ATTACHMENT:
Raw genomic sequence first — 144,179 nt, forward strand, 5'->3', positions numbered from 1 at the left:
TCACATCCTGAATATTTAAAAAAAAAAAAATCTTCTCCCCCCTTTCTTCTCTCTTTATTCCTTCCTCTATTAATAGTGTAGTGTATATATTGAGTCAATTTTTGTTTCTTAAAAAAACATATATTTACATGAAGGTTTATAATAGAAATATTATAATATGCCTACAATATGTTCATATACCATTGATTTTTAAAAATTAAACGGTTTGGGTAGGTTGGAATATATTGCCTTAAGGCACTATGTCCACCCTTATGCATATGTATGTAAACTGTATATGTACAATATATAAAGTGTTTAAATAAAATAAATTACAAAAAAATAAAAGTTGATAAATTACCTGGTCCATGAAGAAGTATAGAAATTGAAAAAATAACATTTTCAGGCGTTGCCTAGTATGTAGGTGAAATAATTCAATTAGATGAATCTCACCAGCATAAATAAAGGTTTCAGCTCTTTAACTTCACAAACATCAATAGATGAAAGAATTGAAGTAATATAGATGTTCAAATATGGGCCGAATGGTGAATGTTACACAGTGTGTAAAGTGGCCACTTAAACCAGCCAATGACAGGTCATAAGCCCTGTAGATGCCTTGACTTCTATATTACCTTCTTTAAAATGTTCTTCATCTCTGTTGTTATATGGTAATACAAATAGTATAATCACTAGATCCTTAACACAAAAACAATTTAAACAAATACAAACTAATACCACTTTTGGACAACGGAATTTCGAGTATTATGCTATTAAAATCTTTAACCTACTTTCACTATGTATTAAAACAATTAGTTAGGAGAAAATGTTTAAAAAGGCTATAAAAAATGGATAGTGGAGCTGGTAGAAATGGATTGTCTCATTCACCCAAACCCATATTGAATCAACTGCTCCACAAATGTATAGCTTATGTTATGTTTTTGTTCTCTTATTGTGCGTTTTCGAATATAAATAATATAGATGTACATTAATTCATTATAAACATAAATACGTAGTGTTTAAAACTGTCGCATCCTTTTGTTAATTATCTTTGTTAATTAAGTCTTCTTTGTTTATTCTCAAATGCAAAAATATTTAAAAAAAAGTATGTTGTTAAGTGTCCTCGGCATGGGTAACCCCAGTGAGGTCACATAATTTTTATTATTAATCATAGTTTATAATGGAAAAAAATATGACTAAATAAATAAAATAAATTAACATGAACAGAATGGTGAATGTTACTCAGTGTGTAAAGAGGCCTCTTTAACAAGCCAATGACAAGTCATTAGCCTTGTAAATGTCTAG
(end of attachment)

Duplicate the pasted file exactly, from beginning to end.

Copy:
Raw genomic sequence first — 144,179 nt, forward strand, 5'->3', positions numbered from 1 at the left:
TCACATCCTGAATATTTAAAAAAAAAAAAATCTTCTCCCCCCTTTCTTCTCTCTTTATTCCTTCCTCTATTAATAGTGTAGTGTATATATTGAGTCAATTTTTGTTTCTTAAAAAAACATATATTTACATGAAGGTTTATAATAGAAATATTATAATATGCCTACAATATGTTCATATACCATTGATTTTTAAAAATTAAACGGTTTGGGTAGGTTGGAATATATTGCCTTAAGGCACTATGTCCACCCTTATGCATATGTATGTAAACTGTATATGTACAATATATAAAGTGTTTAAATAAAATAAATTACAAAAAAATAAAAGTTGATAAATTACCTGGTCCATGAAGAAGTATAGAAATTGAAAAAATAACATTTTCAGGCGTTGCCTAGTATGTAGGTGAAATAATTCAATTAGATGAATCTCACCAGCATAAATAAAGGTTTCAGCTCTTTAACTTCACAAACATCAATAGATGAAAGAATTGAAGTAATATAGATGTTCAAATATGGGCCGAATGGTGAATGTTACACAGTGTGTAAAGTGGCCACTTAAACCAGCCAATGACAGGTCATAAGCCCTGTAGATGCCTTGACTTCTATATTACCTTCTTTAAAATGTTCTTCATCTCTGTTGTTATATGGTAATACAAATAGTATAATCACTAGATCCTTAACACAAAAACAATTTAAACAAATACAAACTAATACCACTTTTGGACAACGGAATTTCGAGTATTATGCTATTAAAATCTTTAACCTACTTTCACTATGTATTAAAACAATTAGTTAGGAGAAAATGTTTAAAAAGGCTATAAAAAATGGATAGTGGAGCTGGTAGAAATGGATTGTCTCATTCACCCAAACCCATATTGAATCAACTGCTCCACAAATGTATAGCTTATGTTATGTTTTTGTTCTCTTATTGTGCGTTTTCGAATATAAATAATATAGATGTACATTAATTCATTATAAACATAAATACGTAGTGTTTAAAACTGTCGCATCCTTTTGTTAATTATCTTTGTTAATTAAGTCTTCTTTGTTTATTCTCAAATGCAAAAATATTTAAAAAAAAGTATGTTGTTAAGTGTCCTCGGCATGGGTAACCCCAGTGAGGTCACATAATTTTTATTATTAATCATAGTTTATAATGGAAAAAAATATGACTAAATAAATAAAATAAATTAACATGAACAGAATGGTGAATGTTACTCAGTGTGTAAAGAGGCCTCTTTAACAAGCCAATGACAAGTCATTAGCCTTGTAAATGTCTAG